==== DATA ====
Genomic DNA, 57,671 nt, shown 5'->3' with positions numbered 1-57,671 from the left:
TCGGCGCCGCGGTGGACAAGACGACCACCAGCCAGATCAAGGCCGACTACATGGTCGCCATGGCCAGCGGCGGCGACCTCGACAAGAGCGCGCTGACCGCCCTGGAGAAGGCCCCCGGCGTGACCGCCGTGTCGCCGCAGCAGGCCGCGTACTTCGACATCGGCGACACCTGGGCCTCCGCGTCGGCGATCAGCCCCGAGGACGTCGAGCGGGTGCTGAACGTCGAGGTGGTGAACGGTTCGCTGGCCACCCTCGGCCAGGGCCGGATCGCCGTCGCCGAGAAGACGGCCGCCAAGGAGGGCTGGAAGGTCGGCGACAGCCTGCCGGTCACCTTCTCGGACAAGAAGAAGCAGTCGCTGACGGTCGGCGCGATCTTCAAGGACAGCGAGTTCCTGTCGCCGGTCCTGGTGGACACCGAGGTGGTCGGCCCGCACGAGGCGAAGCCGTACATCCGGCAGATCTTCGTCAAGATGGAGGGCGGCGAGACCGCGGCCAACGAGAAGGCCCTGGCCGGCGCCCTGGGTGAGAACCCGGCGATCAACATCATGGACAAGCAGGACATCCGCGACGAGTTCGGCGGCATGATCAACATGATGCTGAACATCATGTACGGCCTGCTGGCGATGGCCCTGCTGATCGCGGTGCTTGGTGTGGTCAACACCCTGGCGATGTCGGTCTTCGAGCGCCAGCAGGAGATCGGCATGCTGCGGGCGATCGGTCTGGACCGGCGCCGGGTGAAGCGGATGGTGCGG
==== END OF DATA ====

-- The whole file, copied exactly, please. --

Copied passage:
Genomic DNA, 57,671 nt, shown 5'->3' with positions numbered 1-57,671 from the left:
TCGGCGCCGCGGTGGACAAGACGACCACCAGCCAGATCAAGGCCGACTACATGGTCGCCATGGCCAGCGGCGGCGACCTCGACAAGAGCGCGCTGACCGCCCTGGAGAAGGCCCCCGGCGTGACCGCCGTGTCGCCGCAGCAGGCCGCGTACTTCGACATCGGCGACACCTGGGCCTCCGCGTCGGCGATCAGCCCCGAGGACGTCGAGCGGGTGCTGAACGTCGAGGTGGTGAACGGTTCGCTGGCCACCCTCGGCCAGGGCCGGATCGCCGTCGCCGAGAAGACGGCCGCCAAGGAGGGCTGGAAGGTCGGCGACAGCCTGCCGGTCACCTTCTCGGACAAGAAGAAGCAGTCGCTGACGGTCGGCGCGATCTTCAAGGACAGCGAGTTCCTGTCGCCGGTCCTGGTGGACACCGAGGTGGTCGGCCCGCACGAGGCGAAGCCGTACATCCGGCAGATCTTCGTCAAGATGGAGGGCGGCGAGACCGCGGCCAACGAGAAGGCCCTGGCCGGCGCCCTGGGTGAGAACCCGGCGATCAACATCATGGACAAGCAGGACATCCGCGACGAGTTCGGCGGCATGATCAACATGATGCTGAACATCATGTACGGCCTGCTGGCGATGGCCCTGCTGATCGCGGTGCTTGGTGTGGTCAACACCCTGGCGATGTCGGTCTTCGAGCGCCAGCAGGAGATCGGCATGCTGCGGGCGATCGGTCTGGACCGGCGCCGGGTGAAGCGGATGGTGCGG